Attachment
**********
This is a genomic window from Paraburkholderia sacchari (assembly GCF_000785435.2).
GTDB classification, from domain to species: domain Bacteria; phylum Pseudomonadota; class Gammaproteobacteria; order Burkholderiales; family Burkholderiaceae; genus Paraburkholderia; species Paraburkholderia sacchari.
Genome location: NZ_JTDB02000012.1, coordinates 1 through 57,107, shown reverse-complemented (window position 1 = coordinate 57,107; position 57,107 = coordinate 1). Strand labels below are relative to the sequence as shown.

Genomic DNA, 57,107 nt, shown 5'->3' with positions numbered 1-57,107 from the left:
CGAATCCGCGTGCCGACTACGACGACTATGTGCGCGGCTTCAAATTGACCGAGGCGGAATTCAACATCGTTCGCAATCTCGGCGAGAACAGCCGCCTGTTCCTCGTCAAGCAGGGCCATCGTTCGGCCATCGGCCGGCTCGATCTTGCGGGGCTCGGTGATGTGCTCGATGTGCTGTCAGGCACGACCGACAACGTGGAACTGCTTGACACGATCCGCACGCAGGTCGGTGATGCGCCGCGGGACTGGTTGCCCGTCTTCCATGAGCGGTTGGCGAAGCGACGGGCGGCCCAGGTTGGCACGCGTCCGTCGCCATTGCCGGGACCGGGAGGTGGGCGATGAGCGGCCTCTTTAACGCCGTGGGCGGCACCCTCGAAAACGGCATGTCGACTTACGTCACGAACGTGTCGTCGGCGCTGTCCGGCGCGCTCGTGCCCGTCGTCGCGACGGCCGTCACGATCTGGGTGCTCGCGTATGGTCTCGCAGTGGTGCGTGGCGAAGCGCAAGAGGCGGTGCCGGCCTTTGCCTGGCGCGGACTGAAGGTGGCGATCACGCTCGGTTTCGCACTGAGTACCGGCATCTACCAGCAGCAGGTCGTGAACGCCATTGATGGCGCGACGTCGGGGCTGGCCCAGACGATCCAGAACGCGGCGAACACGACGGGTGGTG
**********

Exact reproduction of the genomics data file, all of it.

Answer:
This is a genomic window from Paraburkholderia sacchari (assembly GCF_000785435.2).
GTDB classification, from domain to species: domain Bacteria; phylum Pseudomonadota; class Gammaproteobacteria; order Burkholderiales; family Burkholderiaceae; genus Paraburkholderia; species Paraburkholderia sacchari.
Genome location: NZ_JTDB02000012.1, coordinates 1 through 57,107, shown reverse-complemented (window position 1 = coordinate 57,107; position 57,107 = coordinate 1). Strand labels below are relative to the sequence as shown.

Genomic DNA, 57,107 nt, shown 5'->3' with positions numbered 1-57,107 from the left:
CGAATCCGCGTGCCGACTACGACGACTATGTGCGCGGCTTCAAATTGACCGAGGCGGAATTCAACATCGTTCGCAATCTCGGCGAGAACAGCCGCCTGTTCCTCGTCAAGCAGGGCCATCGTTCGGCCATCGGCCGGCTCGATCTTGCGGGGCTCGGTGATGTGCTCGATGTGCTGTCAGGCACGACCGACAACGTGGAACTGCTTGACACGATCCGCACGCAGGTCGGTGATGCGCCGCGGGACTGGTTGCCCGTCTTCCATGAGCGGTTGGCGAAGCGACGGGCGGCCCAGGTTGGCACGCGTCCGTCGCCATTGCCGGGACCGGGAGGTGGGCGATGAGCGGCCTCTTTAACGCCGTGGGCGGCACCCTCGAAAACGGCATGTCGACTTACGTCACGAACGTGTCGTCGGCGCTGTCCGGCGCGCTCGTGCCCGTCGTCGCGACGGCCGTCACGATCTGGGTGCTCGCGTATGGTCTCGCAGTGGTGCGTGGCGAAGCGCAAGAGGCGGTGCCGGCCTTTGCCTGGCGCGGACTGAAGGTGGCGATCACGCTCGGTTTCGCACTGAGTACCGGCATCTACCAGCAGCAGGTCGTGAACGCCATTGATGGCGCGACGTCGGGGCTGGCCCAGACGATCCAGAACGCGGCGAACACGACGGGTGGTG